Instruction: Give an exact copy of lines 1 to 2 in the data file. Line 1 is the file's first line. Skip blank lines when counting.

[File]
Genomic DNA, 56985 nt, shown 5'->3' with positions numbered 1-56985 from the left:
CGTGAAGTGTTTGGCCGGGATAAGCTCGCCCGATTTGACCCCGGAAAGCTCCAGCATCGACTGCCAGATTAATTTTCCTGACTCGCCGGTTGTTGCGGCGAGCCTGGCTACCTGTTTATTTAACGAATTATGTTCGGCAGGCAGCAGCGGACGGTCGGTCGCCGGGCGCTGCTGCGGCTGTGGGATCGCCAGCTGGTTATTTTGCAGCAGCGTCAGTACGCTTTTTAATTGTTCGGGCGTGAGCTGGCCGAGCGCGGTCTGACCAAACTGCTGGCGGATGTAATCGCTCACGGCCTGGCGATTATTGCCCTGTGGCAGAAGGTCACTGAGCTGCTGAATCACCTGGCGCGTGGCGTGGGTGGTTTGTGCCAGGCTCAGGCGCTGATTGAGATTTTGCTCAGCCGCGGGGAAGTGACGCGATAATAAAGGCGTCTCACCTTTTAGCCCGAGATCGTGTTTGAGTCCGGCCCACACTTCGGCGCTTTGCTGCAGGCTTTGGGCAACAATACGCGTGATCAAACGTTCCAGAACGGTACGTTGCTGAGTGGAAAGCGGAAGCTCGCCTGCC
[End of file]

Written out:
Genomic DNA, 56985 nt, shown 5'->3' with positions numbered 1-56985 from the left:
CGTGAAGTGTTTGGCCGGGATAAGCTCGCCCGATTTGACCCCGGAAAGCTCCAGCATCGACTGCCAGATTAATTTTCCTGACTCGCCGGTTGTTGCGGCGAGCCTGGCTACCTGTTTATTTAACGAATTATGTTCGGCAGGCAGCAGCGGACGGTCGGTCGCCGGGCGCTGCTGCGGCTGTGGGATCGCCAGCTGGTTATTTTGCAGCAGCGTCAGTACGCTTTTTAATTGTTCGGGCGTGAGCTGGCCGAGCGCGGTCTGACCAAACTGCTGGCGGATGTAATCGCTCACGGCCTGGCGATTATTGCCCTGTGGCAGAAGGTCACTGAGCTGCTGAATCACCTGGCGCGTGGCGTGGGTGGTTTGTGCCAGGCTCAGGCGCTGATTGAGATTTTGCTCAGCCGCGGGGAAGTGACGCGATAATAAAGGCGTCTCACCTTTTAGCCCGAGATCGTGTTTGAGTCCGGCCCACACTTCGGCGCTTTGCTGCAGGCTTTGGGCAACAATACGCGTGATCAAACGTTCCAGAACGGTACGTTGCTGAGTGGAAAGCGGAAGCTCGCCTGCC